Still life (with Cherries), 1958
oil on board
8 x 12 in
20.3 x 30.5 cm
20.3 x 30.5 cm
signed and dated lower right; titled on label attached verso
This painting shows Armstrong's earlier career as a theatre designer, with its subjects arranged on a window sill as if actors in a play; the leaf and muntin, painted in...
This painting shows Armstrong's earlier career as a theatre designer, with its subjects arranged on a window sill as if actors in a play; the leaf and muntin, painted in a similar tone of green, act as a mid-ground to the autumnal trees outside the Artist's London home. Painted after Armstrong had returned to the city from Lamorna, Cornwall, as a struggling artist, models were too expensive and so he resorted to using fruits and vegetables from his local market. A natural variety of colours, with three bright red cherries at the lower centre, gives the painting a vivacity and energy that is furthered by the distinctive brick-like pattern of Armstrong's brushstrokes. The dark under-painting and the half-eaten, cut or rotting state of the food may be a comment on the Cold War, as the Artist exhibited this work at the RA alongside his view of post-nuclear fallout, 'Victory' (1958). The uncanny, dreamy feeling of this work, typical of Armstrong's work from the 1930s, transforms his everyday objects into potent surreal subjects.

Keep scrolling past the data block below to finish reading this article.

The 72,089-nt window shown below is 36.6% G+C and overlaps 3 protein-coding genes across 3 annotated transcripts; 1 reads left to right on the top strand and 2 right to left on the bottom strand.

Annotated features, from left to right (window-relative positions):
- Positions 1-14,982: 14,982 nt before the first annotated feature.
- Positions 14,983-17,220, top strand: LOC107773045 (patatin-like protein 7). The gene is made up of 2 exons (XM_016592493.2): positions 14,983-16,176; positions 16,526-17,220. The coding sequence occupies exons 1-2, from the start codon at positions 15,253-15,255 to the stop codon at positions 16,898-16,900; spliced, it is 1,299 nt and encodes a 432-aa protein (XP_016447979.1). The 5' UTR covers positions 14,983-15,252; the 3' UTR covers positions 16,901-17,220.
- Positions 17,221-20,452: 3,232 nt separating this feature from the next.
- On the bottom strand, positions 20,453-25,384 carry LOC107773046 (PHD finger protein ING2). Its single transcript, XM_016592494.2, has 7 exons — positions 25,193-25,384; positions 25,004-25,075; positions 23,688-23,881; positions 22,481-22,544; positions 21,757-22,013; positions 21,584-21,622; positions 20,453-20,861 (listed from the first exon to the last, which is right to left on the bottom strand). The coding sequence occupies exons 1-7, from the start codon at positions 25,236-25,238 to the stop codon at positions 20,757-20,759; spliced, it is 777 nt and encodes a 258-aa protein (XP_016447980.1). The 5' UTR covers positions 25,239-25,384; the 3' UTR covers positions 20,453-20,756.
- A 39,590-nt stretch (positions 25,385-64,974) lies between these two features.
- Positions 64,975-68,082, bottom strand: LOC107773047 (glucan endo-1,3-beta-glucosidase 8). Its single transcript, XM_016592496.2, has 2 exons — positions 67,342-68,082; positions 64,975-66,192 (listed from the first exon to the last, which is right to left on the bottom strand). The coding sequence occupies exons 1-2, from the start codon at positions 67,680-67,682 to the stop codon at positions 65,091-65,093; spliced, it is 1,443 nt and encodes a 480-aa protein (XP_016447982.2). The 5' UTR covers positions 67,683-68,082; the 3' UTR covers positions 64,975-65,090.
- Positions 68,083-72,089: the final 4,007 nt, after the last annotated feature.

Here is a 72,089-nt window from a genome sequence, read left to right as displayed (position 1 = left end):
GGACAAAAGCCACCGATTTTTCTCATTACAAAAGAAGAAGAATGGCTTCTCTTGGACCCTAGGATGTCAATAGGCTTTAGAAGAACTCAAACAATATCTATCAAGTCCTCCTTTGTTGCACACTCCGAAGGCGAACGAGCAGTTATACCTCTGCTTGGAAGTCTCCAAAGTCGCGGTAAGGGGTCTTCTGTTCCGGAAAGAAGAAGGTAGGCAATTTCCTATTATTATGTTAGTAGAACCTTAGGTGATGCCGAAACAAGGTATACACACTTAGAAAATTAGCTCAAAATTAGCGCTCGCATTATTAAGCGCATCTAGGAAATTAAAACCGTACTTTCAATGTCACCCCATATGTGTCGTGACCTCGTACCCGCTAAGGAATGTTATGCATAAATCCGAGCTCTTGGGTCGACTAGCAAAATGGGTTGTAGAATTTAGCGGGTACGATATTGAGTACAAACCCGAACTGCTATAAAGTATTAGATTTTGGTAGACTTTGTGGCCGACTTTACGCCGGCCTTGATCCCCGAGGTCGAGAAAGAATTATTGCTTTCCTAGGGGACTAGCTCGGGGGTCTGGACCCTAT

ProvenancePrivate Collection, UK
ExhibitionsLondon, Royal Academy, 'Summer Exhibition', 1973, no.916, as 'Still Life'
LiteratureLambirth, Andrew, 'John Armstrong, The Paintings', London: Philip Wilson, 2009, p.217, cat.644